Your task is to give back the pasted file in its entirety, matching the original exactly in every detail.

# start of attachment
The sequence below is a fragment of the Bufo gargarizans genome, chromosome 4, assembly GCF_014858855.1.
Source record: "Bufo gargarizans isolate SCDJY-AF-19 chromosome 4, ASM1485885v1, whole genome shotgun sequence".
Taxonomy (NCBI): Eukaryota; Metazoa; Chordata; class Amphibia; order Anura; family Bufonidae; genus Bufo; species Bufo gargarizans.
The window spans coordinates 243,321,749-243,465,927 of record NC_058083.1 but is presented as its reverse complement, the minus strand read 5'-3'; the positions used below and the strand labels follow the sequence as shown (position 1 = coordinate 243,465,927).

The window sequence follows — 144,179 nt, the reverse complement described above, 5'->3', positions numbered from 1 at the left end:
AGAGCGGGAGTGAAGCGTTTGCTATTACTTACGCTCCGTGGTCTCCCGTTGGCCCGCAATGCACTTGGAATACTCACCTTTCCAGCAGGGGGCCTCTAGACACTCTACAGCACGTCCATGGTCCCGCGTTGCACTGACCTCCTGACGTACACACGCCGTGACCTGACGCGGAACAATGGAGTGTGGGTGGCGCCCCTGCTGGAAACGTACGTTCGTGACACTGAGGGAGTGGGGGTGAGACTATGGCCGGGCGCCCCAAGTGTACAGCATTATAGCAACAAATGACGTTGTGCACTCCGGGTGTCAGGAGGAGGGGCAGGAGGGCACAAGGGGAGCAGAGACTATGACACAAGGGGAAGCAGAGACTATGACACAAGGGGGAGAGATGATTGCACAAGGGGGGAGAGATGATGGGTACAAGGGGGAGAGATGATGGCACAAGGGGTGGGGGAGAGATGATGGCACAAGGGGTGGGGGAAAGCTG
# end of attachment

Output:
The sequence below is a fragment of the Bufo gargarizans genome, chromosome 4, assembly GCF_014858855.1.
Source record: "Bufo gargarizans isolate SCDJY-AF-19 chromosome 4, ASM1485885v1, whole genome shotgun sequence".
Taxonomy (NCBI): Eukaryota; Metazoa; Chordata; class Amphibia; order Anura; family Bufonidae; genus Bufo; species Bufo gargarizans.
The window spans coordinates 243,321,749-243,465,927 of record NC_058083.1 but is presented as its reverse complement, the minus strand read 5'-3'; the positions used below and the strand labels follow the sequence as shown (position 1 = coordinate 243,465,927).

The window sequence follows — 144,179 nt, the reverse complement described above, 5'->3', positions numbered from 1 at the left end:
AGAGCGGGAGTGAAGCGTTTGCTATTACTTACGCTCCGTGGTCTCCCGTTGGCCCGCAATGCACTTGGAATACTCACCTTTCCAGCAGGGGGCCTCTAGACACTCTACAGCACGTCCATGGTCCCGCGTTGCACTGACCTCCTGACGTACACACGCCGTGACCTGACGCGGAACAATGGAGTGTGGGTGGCGCCCCTGCTGGAAACGTACGTTCGTGACACTGAGGGAGTGGGGGTGAGACTATGGCCGGGCGCCCCAAGTGTACAGCATTATAGCAACAAATGACGTTGTGCACTCCGGGTGTCAGGAGGAGGGGCAGGAGGGCACAAGGGGAGCAGAGACTATGACACAAGGGGAAGCAGAGACTATGACACAAGGGGGAGAGATGATTGCACAAGGGGGGAGAGATGATGGGTACAAGGGGGAGAGATGATGGCACAAGGGGTGGGGGAGAGATGATGGCACAAGGGGTGGGGGAAAGCTG